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By "conservatives" exit means the American kind, who by and large deny the existence of AGW.

The dispute isn't about AGW, it is about CAGW.

   AGW: human activity increseas CO2
        increased CO2 => increases temperature

   CAGW: Catastrophic Anthropogenic Global Warming
         human activity increases CO2
         increased CO2 => increases temperature
         positive climate feedback mechanisms => magnified warming
It is that last item where the controversy lies. Climate models all have a parameter that represents the climate sensitivity which predicts the way the climate responds to changes to input.

If you believe that the sensitivity is high, then small changes to the input (via CO2 warming, for example) lead to large changes in the system and catastrophic results.

If you believe the sensitivity is low, then small changes to the input do not have catastrophic outcomes.

There has been considerable news of late that observations of temperature changes over the last 15-20 years do not match the predictions over the same time period of the models using a high climate sensitivity values.

Edit: fixed formatting and spelling

>The dispute isn't about AGW

For most conservatives it is. Even in this thread we have people claiming it's all just a natural cycle.

>There has been considerable news of late that observations of temperature changes over the last 15-20 years do not match the predictions over the same time period of the models using a high climate sensitivity values.

New papers that suggested slightly lower sensitivity gave figures that were still within the range put forward in the last IPCC report, and still suggested sensitivities high enough to cause serious and damaging climate change unless emissions are reduced.

Climate is a noisy system, you can't measure significant change in global surface temperature in only 15 years. You should take the time to go and look at the actual temperature data to get a feel for how noisy it is[1]. Short term cycles like ENSO -- that we currently have no real ability to predict -- have a far greater impact on surface temperatures over those time scales[2]. It just so happens that the last 15 years or so have seen a dominance of la NiƱa years (which correlate with cooler surface temperatures) for reasons we don't really understand; it could just be random or possibly ENSO could have been affected by climate change.

There has been no "pause" at all in other measurements: 2012 was the lowest recorded extent and volume of arctic sea ice and the trend is clear: http://psc.apl.washington.edu/wordpress/wp-content/uploads/s...

Ocean heat has continued to rise: http://www.nodc.noaa.gov/OC5/3M_HEAT_CONTENT/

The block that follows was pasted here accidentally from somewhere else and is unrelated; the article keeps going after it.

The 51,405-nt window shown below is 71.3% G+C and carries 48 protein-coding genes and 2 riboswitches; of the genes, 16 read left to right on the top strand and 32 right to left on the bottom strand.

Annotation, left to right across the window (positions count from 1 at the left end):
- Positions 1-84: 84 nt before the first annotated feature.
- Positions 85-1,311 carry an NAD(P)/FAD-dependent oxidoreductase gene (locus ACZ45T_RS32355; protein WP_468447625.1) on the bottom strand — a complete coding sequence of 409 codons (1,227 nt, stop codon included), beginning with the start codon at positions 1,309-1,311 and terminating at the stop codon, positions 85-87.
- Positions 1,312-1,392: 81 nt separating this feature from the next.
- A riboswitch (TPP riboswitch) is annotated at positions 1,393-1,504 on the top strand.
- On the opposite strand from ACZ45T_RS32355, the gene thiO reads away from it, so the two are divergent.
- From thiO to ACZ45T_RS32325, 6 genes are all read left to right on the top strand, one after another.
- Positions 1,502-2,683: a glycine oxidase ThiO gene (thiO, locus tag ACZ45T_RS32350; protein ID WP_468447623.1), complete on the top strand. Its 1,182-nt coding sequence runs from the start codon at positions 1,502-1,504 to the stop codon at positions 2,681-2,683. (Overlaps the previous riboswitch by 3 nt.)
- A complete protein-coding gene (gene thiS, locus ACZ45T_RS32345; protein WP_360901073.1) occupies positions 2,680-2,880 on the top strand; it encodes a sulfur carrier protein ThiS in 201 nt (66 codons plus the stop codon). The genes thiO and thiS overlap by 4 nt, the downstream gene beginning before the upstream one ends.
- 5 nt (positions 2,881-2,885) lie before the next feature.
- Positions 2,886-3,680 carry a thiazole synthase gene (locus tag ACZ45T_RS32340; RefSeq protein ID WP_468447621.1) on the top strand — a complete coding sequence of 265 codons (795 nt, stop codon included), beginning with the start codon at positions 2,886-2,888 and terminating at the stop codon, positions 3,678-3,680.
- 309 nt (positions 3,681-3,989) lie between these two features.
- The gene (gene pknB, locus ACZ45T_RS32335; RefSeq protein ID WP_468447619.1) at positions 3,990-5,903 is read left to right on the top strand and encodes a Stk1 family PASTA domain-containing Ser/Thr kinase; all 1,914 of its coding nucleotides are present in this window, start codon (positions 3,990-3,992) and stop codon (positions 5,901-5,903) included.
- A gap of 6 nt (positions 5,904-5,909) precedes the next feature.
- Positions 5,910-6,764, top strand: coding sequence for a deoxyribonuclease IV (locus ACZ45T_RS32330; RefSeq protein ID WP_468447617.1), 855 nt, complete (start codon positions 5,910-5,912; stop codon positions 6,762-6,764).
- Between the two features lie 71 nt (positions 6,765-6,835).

The only people talking about a "pause" are conservative pundits and climate change deniers. It shows weaknesses in the models, but nobody was claiming that the models were accurate for short timescales or that we have the complete picture a at all. There are still huge gaps in our understanding, but that is hardly a cause for celebration.

[1] http://www.skepticalscience.com/pics/HadCRUT4vs3.jpg [2] https://tamino.wordpress.com/2013/09/02/el-nino-and-the-non-...

So it's like if you're not disputing smoking is bad for health, but you're saying it's not "catastrophically" bad?

It's like the sooner one stops smoking, the less chance he has for a "catastrophic" lung cancer; it's not like when you smoke 10K cigarettes you sure won't get cancer but if you smoke 20K you sure do.

Of course, different people call "catastrophe" different things, but the analogy is quite apt here. There is no "catastrophe" coming, in the sense of a sudden disaster. We can stop any time, and the sooner we stop, the better overall result (and less costly) will be.

I think you are mistaken.

You are assuming that the climate system can be modeled via linear mechanisms, that human caused changes are more significant (from a climate modeling standpoint) than natural variations, and that the costs of modifying human behavior (e.g. more expensive energy via renewables vs coal) are less than the costs of adjusting to a changing climate.

My biggest frustration with the CAGW adherents is that they don't assign any cost to their proposed mediation policies. Often their cures are worse than the disease.

CAGW is used as a justification for all sorts of increases in government power, which by itself is probably more dangerous than even the worst scenarios promulgated by CAGW supporters.

There is no innate rule that warm=bad. Your analogy is too broken to be useful.

That's due to the little ice age (http://en.wikipedia.org/wiki/Little_Ice_Age), which extended to the mid 19th century, not man-made climate change.

apologies; I thought it was mainstream to believe that the "little ice age" would have continued into a proper one if not for the industrial revolution. This part of my comment remains relevant though:

Conservatives have little to be smug about here - it shows that climate change is indeed anthropogenic, contrary to their narrative for the last 20 years - the red line, modern records, show a much faster rate of change than anything in the natural period.

I think it is mainstream to acknowledge the possiblity of that, but not have a fixed believe. After all, it's climate science and we're only at the beginning, and who knows, there might have been another few thousand years of stable climate.

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